Spending Cash Is the Same As Borrowing If You Have Debts

by Mike Holman

A common financial strategy for someone who is trying to pay off their debts is to allocate some of their savings into a different account which might be used for some sort of fun.  The idea is that while you want to focus on paying off debts – ie have some gazelle intensity, you should also be realistic about your focus and give yourself some rewards along the way to stay motivated.

I think this is a perfectly reasonable thing to do although I would argue that someone who has excessive debt has already had their fun and then some.  One problem however is that sometimes people will make a purchase saying that they “saved for it” or “paid cash for it” which makes it a financially responsible action.

The fact is that if you have money in cash instead of using it to pay off debts, then you are essentially borrowing that money at the rate of your highest interest rate loan minus the net amount of interest earned on the cash (which these days is jack squat).  This is the logic behind not having a cash emergency fund (or not having a large one) since you are paying a high premium to keep the money in cash.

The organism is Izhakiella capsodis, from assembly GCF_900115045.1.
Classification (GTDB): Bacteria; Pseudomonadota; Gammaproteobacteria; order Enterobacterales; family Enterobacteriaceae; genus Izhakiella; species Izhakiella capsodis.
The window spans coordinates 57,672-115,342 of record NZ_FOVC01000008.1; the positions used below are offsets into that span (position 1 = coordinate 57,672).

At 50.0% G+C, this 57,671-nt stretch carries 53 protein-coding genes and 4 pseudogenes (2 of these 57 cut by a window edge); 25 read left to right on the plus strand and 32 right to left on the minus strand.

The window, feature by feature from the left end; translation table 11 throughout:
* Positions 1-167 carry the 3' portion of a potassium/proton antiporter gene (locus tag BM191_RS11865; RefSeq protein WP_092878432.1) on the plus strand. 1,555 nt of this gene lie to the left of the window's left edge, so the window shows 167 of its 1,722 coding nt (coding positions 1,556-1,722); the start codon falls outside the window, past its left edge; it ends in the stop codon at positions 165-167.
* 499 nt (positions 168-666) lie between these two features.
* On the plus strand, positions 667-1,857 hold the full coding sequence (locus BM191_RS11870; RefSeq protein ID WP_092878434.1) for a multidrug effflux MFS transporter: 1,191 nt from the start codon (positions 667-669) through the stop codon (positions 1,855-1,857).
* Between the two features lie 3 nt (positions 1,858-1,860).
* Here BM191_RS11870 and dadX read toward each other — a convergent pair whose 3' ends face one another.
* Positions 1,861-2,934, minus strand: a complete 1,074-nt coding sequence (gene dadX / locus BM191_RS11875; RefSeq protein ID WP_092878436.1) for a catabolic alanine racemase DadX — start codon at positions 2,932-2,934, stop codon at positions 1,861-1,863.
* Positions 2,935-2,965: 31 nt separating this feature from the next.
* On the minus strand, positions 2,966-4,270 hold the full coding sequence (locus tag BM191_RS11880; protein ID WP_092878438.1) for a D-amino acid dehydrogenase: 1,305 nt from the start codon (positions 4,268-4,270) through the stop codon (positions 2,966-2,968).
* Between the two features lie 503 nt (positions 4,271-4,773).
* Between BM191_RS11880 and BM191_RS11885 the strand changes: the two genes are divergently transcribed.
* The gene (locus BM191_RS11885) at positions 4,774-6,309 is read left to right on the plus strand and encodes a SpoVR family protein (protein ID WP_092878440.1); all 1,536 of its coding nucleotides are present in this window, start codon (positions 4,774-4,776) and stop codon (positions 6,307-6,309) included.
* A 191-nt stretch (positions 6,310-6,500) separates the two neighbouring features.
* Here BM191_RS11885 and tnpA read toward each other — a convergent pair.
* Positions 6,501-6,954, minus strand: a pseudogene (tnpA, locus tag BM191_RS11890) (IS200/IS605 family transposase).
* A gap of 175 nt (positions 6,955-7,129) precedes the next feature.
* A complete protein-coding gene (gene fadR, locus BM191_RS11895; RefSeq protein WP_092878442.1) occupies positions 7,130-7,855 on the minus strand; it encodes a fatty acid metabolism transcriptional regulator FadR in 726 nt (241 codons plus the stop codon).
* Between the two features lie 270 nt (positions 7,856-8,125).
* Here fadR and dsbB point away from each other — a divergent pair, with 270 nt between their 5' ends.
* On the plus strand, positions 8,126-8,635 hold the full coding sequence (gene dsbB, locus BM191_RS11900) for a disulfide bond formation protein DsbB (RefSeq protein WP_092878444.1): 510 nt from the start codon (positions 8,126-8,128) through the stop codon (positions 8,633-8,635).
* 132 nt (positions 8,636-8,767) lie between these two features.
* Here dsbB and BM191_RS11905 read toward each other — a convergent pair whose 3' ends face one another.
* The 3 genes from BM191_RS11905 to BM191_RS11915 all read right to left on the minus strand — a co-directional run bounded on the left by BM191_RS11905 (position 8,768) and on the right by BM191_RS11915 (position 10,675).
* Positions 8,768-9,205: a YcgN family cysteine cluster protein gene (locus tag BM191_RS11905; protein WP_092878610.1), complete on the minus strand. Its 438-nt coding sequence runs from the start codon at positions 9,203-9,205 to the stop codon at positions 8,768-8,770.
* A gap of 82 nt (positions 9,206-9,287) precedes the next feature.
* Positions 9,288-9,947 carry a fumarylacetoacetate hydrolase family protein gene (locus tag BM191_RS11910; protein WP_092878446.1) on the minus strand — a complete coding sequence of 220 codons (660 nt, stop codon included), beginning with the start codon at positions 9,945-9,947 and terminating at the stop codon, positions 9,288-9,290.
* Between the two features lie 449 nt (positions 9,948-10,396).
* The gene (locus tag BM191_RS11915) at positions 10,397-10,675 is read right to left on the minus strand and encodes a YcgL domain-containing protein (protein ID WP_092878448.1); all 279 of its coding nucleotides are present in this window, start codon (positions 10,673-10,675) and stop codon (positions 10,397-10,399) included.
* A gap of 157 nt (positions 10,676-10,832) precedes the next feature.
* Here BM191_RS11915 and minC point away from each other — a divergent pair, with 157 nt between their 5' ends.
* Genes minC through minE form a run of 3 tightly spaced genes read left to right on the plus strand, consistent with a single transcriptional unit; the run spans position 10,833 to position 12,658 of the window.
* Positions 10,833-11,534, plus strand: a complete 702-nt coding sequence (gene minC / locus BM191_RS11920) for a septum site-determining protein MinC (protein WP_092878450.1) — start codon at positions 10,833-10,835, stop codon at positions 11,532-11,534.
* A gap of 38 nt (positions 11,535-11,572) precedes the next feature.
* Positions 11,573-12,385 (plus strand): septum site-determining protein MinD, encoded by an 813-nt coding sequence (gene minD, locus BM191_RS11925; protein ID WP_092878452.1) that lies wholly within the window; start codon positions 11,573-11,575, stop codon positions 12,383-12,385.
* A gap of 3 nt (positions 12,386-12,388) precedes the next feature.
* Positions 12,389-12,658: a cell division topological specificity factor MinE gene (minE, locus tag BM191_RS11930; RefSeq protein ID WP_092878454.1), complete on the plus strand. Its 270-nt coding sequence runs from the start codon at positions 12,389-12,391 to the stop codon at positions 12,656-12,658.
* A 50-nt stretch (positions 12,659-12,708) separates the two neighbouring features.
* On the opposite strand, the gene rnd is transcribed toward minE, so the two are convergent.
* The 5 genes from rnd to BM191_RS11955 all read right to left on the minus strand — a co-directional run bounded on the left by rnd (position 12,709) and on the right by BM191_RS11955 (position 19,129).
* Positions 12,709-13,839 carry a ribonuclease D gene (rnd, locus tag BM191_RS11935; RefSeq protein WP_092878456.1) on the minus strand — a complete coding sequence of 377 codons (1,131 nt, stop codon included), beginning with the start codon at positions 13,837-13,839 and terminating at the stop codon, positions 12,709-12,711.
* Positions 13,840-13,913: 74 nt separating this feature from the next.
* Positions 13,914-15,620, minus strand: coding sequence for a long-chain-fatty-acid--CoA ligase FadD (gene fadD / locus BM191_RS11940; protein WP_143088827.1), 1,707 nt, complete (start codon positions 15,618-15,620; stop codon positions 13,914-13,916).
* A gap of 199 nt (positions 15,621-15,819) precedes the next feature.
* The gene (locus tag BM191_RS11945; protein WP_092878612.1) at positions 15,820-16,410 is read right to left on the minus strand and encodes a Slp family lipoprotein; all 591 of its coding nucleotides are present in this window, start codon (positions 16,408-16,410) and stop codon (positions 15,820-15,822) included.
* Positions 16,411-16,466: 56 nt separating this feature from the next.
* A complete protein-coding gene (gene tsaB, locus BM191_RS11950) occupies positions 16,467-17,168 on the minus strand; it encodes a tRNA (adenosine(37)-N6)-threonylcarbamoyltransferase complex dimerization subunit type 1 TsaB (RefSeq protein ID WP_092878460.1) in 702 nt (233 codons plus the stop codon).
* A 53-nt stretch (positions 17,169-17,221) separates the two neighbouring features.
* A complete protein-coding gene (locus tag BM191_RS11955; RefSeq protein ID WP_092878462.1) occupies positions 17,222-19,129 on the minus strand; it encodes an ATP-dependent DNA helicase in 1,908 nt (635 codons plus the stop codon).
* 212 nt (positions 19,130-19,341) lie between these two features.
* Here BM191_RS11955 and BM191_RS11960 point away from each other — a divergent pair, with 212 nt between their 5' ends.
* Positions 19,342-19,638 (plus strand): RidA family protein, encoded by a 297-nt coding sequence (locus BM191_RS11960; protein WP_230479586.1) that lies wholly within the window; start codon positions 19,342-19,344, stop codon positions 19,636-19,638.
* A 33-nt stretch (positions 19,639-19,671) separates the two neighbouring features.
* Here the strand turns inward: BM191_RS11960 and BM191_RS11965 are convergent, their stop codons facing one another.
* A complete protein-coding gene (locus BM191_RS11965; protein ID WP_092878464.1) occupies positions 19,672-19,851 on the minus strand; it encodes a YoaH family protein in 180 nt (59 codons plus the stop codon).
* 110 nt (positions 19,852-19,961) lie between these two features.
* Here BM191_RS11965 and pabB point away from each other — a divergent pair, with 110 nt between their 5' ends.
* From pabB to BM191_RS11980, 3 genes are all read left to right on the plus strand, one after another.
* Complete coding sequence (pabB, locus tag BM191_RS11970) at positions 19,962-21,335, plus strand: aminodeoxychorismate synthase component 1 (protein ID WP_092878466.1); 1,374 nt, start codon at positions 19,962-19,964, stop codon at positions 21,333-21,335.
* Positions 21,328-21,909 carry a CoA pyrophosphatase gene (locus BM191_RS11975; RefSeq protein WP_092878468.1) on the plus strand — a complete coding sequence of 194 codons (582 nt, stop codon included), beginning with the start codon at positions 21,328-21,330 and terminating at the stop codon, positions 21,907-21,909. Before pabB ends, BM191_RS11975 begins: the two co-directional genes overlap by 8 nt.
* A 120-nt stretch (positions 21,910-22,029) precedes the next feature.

I’m not suggesting that everyone who has any debts shouldn’t buy anything non-essential until the debts are gone, nor am I suggesting that you can’t have some fun along the way.  What I would suggest is that you shouldn’t base any purchase decisions on how much cash you might have on hand but rather on your overall financial situation which includes your goals.  At the very least, don’t pretend that some of your money is “special” and doesn’t apply to the rest of your finances – it’s all one big bucket of money and debts.

If you are committed to paying off some or all your debts before taking any rewards then you should stick to that goal.  Having some cash in a different account or receiving some sort of bonus shouldn’t affect your strategy at all.  This is not to say you can’t change your goals (I change mine all the time) but don’t cheat on your financial plan

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